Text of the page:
The Personal Statement: Getting Started

Ah the personal statement. What’s better than having to write out the hows and whys of your thought processes, ambitions and goals all while making yourself seem highly likeable and engaging all within a few paragraphs?

If you answered “I’d rather put my hands in boiling water” or something with a similar, dramatic feel then congratulations, you are par the course. Especially if you’re a medical student. There is a very specific type of dread that happens when you haven’t written a real piece of literature with expression in years, some having not done so since the last time they wrote a personal statement. And that time was a struggle just the same.

I’m not saying I’m any type of master here. Don’t get me wrong, grammar is not my strongest writing quality and I often stumble over the right way to word something, but I love writing and have continued to do so through medical school, published or not. When it finally came time for me to write my personal statement it wasn’t really a big to do. I was excited to do it, and you can be too as farfetched as it may sound. There are ways to make this process significantly less painful and won’t leave you stumped and staring at your computer screen, feeling defeated before you even get started.


One Idea, One Sentence

Before you start anything else, you should write down one sentence that is the sole purpose of your personal statement. It shouldn’t have multiple parts with conjunctions and run-ons. It needs to be straight to the point. If the person reading your statement had one sentence to summarize your entire statement this is what they would say.

Dan wants to go to medical school.

Amit wants to work with X program in underserved areas.

Elena wants to be a lawyer.

Well that seems pretty intuitive, doesn’t it? Unfortunately, t’s not that simple. Nothing ever is. Your one statement should be answered within your personal statement and writing these out serves as a guide to help you remember what you want to convey in its entirety to the reader. So when someone asks well why does Dan want to go to medical school the answer is there, clear as day. Not blanketed with a wordy story, not hidden by anecdotes and excuses. These, if used incorrectly, just hide that you have no explanation for your sentence. Everything you write needs to support that single sentence. I’ve proofread many statements that I’ve given back and was like “it’s a nice essay but I have no idea why you want to be an anesthesiologist or how this essay was about wanting that.”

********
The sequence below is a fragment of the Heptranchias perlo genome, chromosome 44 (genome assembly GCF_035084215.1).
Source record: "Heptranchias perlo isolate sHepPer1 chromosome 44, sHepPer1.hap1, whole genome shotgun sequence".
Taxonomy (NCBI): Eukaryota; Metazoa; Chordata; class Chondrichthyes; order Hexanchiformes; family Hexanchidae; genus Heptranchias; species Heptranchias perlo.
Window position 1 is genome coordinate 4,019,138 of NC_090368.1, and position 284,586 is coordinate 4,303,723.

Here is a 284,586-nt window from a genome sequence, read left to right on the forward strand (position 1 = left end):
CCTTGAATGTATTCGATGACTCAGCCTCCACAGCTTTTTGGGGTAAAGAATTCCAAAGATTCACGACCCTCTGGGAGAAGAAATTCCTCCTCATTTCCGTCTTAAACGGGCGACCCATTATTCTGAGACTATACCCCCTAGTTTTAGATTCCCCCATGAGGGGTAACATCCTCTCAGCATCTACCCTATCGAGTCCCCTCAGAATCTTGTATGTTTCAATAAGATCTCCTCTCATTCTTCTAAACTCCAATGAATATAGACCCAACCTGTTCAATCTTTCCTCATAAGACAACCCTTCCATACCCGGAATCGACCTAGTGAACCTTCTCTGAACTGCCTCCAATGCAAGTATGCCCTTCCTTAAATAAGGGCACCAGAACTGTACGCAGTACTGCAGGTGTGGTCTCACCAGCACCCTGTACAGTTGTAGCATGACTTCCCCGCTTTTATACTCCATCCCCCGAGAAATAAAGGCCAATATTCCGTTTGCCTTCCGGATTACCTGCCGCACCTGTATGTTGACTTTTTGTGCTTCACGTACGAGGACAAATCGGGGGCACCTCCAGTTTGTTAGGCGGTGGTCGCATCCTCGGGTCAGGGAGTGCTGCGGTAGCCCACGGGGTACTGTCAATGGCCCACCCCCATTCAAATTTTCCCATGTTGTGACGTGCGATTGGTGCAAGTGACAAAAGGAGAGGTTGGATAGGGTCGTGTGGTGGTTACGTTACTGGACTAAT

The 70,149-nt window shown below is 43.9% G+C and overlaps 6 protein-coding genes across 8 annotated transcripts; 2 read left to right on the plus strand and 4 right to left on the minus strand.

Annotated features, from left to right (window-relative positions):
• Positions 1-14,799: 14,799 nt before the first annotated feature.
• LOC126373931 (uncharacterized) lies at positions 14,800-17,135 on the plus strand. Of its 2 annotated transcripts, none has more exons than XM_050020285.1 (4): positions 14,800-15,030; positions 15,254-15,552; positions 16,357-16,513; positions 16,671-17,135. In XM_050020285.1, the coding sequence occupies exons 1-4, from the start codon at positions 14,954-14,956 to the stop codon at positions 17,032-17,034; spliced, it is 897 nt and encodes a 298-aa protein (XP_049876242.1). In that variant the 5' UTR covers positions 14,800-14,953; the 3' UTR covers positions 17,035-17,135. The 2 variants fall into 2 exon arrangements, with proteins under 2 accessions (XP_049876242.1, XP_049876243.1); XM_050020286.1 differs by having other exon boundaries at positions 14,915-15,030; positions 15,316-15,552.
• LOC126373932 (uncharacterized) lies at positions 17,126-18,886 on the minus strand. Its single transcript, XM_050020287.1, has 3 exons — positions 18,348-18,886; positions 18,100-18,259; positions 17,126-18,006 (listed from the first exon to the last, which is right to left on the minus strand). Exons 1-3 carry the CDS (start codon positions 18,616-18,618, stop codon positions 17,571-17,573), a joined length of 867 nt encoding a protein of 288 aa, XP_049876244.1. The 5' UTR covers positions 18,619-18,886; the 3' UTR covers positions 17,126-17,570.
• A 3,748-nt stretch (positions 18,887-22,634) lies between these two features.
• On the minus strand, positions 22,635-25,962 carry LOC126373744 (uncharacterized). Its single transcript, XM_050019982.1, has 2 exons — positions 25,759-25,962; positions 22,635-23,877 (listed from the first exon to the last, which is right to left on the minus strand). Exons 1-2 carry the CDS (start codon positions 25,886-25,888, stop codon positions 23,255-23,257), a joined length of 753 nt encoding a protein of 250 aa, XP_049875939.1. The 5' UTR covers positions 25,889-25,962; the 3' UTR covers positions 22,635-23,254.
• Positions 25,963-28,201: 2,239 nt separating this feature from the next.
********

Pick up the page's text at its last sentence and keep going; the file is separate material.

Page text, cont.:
Stick to your sentence. Everyone should know your sentence. Your sentence is you.

Get Some Inspiration

When writing is not your preferred mode of self-expression it can be difficult to figure out what feel you want to go for. One of the best ways to do that is to find some examples that give you a spark. And they’re all over the place. Some of them are real personal statements written by students just like you, some are examples written by people who specialize in this kind of writing, while others are raw templates outlining the form a personal statement should take. All of these work. Beware the pitfall and do not try to match up your writing to what you’re using as a reference. You’re not the only one using or seeing these examples.